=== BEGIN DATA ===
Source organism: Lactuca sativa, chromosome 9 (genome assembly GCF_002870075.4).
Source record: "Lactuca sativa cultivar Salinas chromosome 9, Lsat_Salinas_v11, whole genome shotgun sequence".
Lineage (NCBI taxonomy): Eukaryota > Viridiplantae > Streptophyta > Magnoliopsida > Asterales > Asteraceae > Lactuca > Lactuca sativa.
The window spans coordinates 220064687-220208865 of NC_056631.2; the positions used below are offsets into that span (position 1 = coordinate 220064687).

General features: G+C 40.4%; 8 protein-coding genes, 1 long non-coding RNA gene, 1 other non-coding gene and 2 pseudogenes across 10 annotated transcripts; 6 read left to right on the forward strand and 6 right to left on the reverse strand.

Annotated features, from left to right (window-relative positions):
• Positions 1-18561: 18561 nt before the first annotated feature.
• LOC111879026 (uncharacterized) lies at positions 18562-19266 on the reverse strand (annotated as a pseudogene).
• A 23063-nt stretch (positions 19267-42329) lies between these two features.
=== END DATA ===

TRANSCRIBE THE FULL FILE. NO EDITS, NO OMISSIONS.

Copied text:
Source organism: Lactuca sativa, chromosome 9 (genome assembly GCF_002870075.4).
Source record: "Lactuca sativa cultivar Salinas chromosome 9, Lsat_Salinas_v11, whole genome shotgun sequence".
Lineage (NCBI taxonomy): Eukaryota > Viridiplantae > Streptophyta > Magnoliopsida > Asterales > Asteraceae > Lactuca > Lactuca sativa.
The window spans coordinates 220064687-220208865 of NC_056631.2; the positions used below are offsets into that span (position 1 = coordinate 220064687).

General features: G+C 40.4%; 8 protein-coding genes, 1 long non-coding RNA gene, 1 other non-coding gene and 2 pseudogenes across 10 annotated transcripts; 6 read left to right on the forward strand and 6 right to left on the reverse strand.

Annotated features, from left to right (window-relative positions):
• Positions 1-18561: 18561 nt before the first annotated feature.
• LOC111879026 (uncharacterized) lies at positions 18562-19266 on the reverse strand (annotated as a pseudogene).
• A 23063-nt stretch (positions 19267-42329) lies between these two features.